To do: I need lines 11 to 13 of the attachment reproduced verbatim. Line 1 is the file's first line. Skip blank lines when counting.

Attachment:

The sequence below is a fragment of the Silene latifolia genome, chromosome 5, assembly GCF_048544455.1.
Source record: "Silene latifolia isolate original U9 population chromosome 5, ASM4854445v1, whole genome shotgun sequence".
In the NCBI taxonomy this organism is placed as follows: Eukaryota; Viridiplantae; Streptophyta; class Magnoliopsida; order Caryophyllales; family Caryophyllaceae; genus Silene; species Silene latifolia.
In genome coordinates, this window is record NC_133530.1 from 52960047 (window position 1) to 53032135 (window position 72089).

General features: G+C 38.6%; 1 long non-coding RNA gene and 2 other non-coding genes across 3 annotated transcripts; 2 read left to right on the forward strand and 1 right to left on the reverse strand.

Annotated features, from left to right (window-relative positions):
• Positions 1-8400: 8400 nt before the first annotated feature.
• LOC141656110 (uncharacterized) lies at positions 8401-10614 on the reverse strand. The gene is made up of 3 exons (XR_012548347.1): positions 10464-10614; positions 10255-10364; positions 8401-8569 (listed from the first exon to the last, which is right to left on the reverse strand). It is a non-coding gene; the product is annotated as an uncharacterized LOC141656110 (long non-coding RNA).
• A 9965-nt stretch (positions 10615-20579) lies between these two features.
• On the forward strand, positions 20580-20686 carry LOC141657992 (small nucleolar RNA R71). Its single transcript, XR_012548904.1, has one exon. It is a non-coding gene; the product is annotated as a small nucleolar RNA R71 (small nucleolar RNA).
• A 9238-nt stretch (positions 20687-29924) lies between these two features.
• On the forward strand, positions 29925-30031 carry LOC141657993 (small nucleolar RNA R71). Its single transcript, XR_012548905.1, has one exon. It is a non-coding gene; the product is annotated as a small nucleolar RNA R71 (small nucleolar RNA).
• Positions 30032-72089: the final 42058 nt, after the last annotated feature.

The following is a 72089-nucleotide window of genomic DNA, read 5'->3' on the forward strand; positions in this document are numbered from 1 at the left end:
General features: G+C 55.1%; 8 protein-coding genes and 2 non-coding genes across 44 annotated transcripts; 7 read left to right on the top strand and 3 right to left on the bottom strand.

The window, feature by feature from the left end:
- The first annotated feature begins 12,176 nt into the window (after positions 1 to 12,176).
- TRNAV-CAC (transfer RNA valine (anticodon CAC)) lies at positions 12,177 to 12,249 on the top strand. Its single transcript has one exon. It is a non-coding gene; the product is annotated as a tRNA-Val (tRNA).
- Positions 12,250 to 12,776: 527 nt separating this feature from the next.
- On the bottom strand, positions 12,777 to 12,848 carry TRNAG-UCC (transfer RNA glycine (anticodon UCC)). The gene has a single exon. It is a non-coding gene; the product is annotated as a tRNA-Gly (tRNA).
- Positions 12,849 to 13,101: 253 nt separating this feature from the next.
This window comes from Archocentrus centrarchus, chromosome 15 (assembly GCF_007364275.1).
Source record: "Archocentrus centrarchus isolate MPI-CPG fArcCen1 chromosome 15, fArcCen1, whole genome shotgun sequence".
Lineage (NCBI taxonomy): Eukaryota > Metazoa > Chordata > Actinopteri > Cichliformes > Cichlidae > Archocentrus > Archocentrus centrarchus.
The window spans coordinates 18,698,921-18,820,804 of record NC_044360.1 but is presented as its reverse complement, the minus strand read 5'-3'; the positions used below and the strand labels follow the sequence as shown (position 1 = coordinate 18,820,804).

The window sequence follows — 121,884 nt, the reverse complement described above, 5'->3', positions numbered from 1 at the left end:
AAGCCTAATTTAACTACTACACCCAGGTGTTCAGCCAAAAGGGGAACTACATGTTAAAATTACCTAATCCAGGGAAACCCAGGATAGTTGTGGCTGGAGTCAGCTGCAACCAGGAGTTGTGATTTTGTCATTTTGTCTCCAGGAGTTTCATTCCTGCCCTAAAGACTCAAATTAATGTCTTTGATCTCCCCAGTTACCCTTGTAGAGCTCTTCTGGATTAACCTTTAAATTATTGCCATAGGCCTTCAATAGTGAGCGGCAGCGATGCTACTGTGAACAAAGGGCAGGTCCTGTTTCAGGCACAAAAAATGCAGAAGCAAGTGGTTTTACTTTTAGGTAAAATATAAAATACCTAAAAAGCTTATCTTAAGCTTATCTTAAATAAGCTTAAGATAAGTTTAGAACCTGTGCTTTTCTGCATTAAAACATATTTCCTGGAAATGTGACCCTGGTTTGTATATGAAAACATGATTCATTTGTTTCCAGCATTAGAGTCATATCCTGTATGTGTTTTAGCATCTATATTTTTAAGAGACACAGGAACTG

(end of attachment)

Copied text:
• A 9238-nt stretch (positions 20687-29924) lies between these two features.
• On the forward strand, positions 29925-30031 carry LOC141657993 (small nucleolar RNA R71). Its single transcript, XR_012548905.1, has one exon. It is a non-coding gene; the product is annotated as a small nucleolar RNA R71 (small nucleolar RNA).
• Positions 30032-72089: the final 42058 nt, after the last annotated feature.